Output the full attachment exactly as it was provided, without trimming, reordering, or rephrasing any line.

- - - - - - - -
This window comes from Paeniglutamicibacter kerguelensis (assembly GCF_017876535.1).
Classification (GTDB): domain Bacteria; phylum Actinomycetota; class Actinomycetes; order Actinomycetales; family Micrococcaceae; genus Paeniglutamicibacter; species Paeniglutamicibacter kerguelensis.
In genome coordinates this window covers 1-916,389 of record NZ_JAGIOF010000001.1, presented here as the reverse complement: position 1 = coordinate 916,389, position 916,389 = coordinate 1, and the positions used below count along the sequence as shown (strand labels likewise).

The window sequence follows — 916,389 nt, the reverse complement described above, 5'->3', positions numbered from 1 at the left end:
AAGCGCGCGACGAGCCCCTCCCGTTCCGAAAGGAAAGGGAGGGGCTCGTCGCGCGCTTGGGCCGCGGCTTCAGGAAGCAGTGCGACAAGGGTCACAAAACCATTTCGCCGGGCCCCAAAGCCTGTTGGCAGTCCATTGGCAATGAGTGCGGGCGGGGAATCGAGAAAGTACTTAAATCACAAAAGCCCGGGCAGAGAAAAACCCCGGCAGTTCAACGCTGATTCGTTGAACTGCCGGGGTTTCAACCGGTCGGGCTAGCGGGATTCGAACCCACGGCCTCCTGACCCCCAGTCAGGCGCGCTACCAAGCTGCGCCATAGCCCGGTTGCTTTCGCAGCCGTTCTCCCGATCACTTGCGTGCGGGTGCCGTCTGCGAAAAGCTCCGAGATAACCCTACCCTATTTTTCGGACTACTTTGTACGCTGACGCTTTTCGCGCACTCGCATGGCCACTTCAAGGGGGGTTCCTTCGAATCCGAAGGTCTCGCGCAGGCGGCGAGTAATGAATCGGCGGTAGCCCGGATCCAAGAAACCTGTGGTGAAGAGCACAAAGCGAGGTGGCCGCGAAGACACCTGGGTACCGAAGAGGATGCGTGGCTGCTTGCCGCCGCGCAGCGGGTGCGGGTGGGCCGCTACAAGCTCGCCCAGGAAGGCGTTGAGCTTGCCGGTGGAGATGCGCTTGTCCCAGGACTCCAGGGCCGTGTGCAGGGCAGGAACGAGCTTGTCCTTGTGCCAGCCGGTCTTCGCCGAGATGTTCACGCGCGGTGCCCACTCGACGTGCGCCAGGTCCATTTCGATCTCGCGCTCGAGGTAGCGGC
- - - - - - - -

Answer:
This window comes from Paeniglutamicibacter kerguelensis (assembly GCF_017876535.1).
Classification (GTDB): domain Bacteria; phylum Actinomycetota; class Actinomycetes; order Actinomycetales; family Micrococcaceae; genus Paeniglutamicibacter; species Paeniglutamicibacter kerguelensis.
In genome coordinates this window covers 1-916,389 of record NZ_JAGIOF010000001.1, presented here as the reverse complement: position 1 = coordinate 916,389, position 916,389 = coordinate 1, and the positions used below count along the sequence as shown (strand labels likewise).

The window sequence follows — 916,389 nt, the reverse complement described above, 5'->3', positions numbered from 1 at the left end:
AAGCGCGCGACGAGCCCCTCCCGTTCCGAAAGGAAAGGGAGGGGCTCGTCGCGCGCTTGGGCCGCGGCTTCAGGAAGCAGTGCGACAAGGGTCACAAAACCATTTCGCCGGGCCCCAAAGCCTGTTGGCAGTCCATTGGCAATGAGTGCGGGCGGGGAATCGAGAAAGTACTTAAATCACAAAAGCCCGGGCAGAGAAAAACCCCGGCAGTTCAACGCTGATTCGTTGAACTGCCGGGGTTTCAACCGGTCGGGCTAGCGGGATTCGAACCCACGGCCTCCTGACCCCCAGTCAGGCGCGCTACCAAGCTGCGCCATAGCCCGGTTGCTTTCGCAGCCGTTCTCCCGATCACTTGCGTGCGGGTGCCGTCTGCGAAAAGCTCCGAGATAACCCTACCCTATTTTTCGGACTACTTTGTACGCTGACGCTTTTCGCGCACTCGCATGGCCACTTCAAGGGGGGTTCCTTCGAATCCGAAGGTCTCGCGCAGGCGGCGAGTAATGAATCGGCGGTAGCCCGGATCCAAGAAACCTGTGGTGAAGAGCACAAAGCGAGGTGGCCGCGAAGACACCTGGGTACCGAAGAGGATGCGTGGCTGCTTGCCGCCGCGCAGCGGGTGCGGGTGGGCCGCTACAAGCTCGCCCAGGAAGGCGTTGAGCTTGCCGGTGGAGATGCGCTTGTCCCAGGACTCCAGGGCCGTGTGCAGGGCAGGAACGAGCTTGTCCTTGTGCCAGCCGGTCTTCGCCGAGATGTTCACGCGCGGTGCCCACTCGACGTGCGCCAGGTCCATTTCGATCTCGCGCTCGAGGTAGCGGC